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New York Public Library begins lending MP3 Audio Books over the internet

New York Public Library begins lending MP3 Audio Books over the internet

New York Public Library begins lending MP3 Audio Books over the internet

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June15, The New York Public Library has launched a digital audio book collection allowing cardholders to download audiobooks from the Internet, 24 hours a day and 7 days a week, further progressing the public’s embrace of portable audio and the convergence of media. The 700 title collection includes fiction, narrative nonfiction, business, biography, self-help, and language instruction which library members can play on portable devices, CD players, or via their PCs and laptops. Check-out is much faster than with real books and does not need a visit to the library after sign-up. NYPL cardholders simply enter in their existing card number and a 4-digit PIN. Up to ten digital audio books, or a combined total of ten e-books and digital audio books, may be on loan at one time. After 21 days, the materials are automatically checked in and made available for other users. And if the requested title isn't immediately available, users can place a hold on it and will receive email notification when it becomes available.

Available titles range from recent bestsellers such as "The 9/11 Commission Report" and "The Jane Austen Book Club" to classics such as Emily Brontë's "Wuthering Heights" and Herman Melville's "Moby Dick." Users may listen to digital audio books via computer or laptop; burn to CD for playing in the car or on stereo; or transfer to many portable devices, including Windows Media-compatible MP3 players. Digital audio books circulate for 21 days and are available for free Internet downloading 24-hours a day through the Library's website.

"We are delighted to announce the availability of downloadable audio books as part of our circulating collection," said Susan Kent, Director and Chief Executive of The Branch Libraries. "Library users today are much more technologically sophisticated than ever; our aim is to continue to provide our users with free access to materials in whichever format they prefer."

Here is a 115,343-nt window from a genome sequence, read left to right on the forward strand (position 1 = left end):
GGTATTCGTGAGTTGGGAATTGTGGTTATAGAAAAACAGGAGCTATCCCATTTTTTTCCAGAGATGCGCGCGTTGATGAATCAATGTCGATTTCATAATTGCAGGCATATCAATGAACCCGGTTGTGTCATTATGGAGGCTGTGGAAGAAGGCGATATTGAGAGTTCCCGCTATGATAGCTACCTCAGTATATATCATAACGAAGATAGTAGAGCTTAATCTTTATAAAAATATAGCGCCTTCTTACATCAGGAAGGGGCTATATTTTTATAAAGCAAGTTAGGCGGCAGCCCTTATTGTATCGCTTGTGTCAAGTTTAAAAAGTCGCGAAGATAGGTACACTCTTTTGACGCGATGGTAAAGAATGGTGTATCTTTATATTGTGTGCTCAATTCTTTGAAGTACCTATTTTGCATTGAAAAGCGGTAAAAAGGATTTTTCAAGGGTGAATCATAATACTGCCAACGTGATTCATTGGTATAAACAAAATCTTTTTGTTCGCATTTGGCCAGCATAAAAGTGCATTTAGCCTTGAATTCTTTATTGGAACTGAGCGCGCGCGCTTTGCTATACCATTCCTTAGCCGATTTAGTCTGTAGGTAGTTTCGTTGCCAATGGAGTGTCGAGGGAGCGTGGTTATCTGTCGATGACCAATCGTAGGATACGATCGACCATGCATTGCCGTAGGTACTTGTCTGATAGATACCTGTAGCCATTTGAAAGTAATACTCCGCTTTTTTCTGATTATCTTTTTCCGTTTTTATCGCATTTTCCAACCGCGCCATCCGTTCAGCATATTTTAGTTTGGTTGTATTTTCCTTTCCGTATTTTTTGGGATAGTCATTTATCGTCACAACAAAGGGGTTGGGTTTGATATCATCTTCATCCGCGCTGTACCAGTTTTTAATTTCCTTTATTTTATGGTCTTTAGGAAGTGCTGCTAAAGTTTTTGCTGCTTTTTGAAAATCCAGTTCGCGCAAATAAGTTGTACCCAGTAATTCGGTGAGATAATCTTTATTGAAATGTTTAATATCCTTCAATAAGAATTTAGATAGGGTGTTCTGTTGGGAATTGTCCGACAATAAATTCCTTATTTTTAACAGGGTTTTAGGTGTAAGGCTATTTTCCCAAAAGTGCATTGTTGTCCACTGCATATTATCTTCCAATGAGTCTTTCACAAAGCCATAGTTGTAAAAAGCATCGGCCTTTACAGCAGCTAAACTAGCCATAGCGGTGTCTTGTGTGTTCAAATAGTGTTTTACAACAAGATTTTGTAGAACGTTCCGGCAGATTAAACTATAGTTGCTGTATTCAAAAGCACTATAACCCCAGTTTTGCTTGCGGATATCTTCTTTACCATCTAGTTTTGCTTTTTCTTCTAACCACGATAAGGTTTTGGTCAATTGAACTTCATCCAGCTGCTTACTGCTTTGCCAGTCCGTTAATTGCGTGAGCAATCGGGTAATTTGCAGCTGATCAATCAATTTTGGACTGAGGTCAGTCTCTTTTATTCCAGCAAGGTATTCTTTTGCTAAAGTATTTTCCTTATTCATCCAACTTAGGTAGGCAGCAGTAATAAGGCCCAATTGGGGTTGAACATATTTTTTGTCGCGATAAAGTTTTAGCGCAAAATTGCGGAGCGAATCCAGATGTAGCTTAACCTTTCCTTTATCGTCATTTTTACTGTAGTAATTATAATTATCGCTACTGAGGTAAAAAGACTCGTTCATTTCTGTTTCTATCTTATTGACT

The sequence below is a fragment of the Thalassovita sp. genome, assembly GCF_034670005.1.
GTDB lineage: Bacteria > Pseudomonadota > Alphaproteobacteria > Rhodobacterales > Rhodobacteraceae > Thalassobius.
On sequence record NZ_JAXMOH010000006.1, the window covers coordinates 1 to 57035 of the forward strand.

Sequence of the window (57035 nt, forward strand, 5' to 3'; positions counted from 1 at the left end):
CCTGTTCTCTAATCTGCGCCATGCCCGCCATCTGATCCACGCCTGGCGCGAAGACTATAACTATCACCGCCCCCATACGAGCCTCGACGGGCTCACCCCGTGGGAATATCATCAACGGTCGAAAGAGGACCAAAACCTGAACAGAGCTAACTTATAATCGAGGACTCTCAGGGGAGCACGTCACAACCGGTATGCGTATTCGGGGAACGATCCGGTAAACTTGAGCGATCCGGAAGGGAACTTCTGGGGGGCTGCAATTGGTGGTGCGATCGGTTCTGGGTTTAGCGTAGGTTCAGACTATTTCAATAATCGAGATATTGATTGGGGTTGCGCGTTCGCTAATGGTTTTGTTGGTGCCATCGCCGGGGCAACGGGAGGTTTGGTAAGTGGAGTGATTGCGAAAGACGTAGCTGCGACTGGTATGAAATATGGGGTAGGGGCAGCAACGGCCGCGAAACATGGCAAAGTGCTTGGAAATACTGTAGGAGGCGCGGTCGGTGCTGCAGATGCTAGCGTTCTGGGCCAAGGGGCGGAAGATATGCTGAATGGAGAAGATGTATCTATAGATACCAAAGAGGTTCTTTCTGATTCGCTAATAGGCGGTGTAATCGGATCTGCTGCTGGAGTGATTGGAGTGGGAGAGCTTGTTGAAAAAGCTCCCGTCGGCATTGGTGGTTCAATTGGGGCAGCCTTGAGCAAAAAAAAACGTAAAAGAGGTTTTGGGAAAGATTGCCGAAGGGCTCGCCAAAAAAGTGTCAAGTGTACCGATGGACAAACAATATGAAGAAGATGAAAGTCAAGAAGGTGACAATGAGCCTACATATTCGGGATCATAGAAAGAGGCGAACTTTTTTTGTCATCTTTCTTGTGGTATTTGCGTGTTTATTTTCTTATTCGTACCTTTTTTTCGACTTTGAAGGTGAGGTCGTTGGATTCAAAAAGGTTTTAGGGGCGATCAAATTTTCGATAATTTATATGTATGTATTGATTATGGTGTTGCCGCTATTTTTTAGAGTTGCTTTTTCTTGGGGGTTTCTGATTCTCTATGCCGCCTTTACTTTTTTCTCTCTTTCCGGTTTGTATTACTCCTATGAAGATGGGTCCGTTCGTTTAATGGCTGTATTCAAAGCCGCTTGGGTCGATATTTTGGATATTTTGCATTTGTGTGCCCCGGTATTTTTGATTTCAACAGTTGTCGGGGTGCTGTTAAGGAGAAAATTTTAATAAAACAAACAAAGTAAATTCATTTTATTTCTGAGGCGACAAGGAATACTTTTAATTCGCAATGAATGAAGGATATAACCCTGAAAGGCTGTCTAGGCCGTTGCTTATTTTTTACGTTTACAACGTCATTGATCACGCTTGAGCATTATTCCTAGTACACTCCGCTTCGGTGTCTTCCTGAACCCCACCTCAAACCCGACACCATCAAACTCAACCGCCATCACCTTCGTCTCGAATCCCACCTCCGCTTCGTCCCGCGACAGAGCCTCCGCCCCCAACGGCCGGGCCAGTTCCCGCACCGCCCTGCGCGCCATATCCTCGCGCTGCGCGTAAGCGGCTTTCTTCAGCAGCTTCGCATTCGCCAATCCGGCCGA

Borrowing Made Easy

In order to borrow digital audio books, users will browse or search the initial selection of 700 popular titles, ranging from romance fiction and classics to business, technology, biography, and language instruction. For example, some titles include "The Worst Case Scenario Handbook," "Pride and Prejudice," "101 Secrets of Highly Effective Speakers," "Dan Barry Hits Below the Beltway," and "Dr. Phil's Get Real." Check-out is fast and easy: NYPL cardholders simply enter in their existing card number and a 4-digit PIN. Up to ten digital audio books -- or a combined total of ten e-books and digital audio books -- may be on loan at one time. After 21 days, the materials are automatically checked in and made available for other users. And if the requested title isn't immediately available, users can place a hold on it and will receive email notification when it becomes available.

A Wealth of Electronic Resources

The launch of digital audio book circulation follows last year's highly successful launch of more than 3,000 e-book titles for circulation on laptops and PDAs. E-books have been borrowed more than 23,000 times since the program's 2004 launch, making The New York Public Library system by far the largest circulating collection of e-books in the country. In addition, the Library currently offers 70 full-text, searchable databases of reference works and more than 10,000 periodicals, an astonishing array of e-resources that is available to Library cardholders 24-hours a day.

The New York Library’s digital audio books have been licensed through OverDrive, using OverDrive’s digital rights management technology (DRM).

About the Author
Mike Hanlon After Editing or Managing over 50 print publications primarily in the role of a Magazine Doctor, Mike embraced the internet full-time in 1995 and became a "start-up all-rounder" – quite a few start-ups later, he founded Gizmag in 2002. Now he can write again.   All articles by Mike Hanlon
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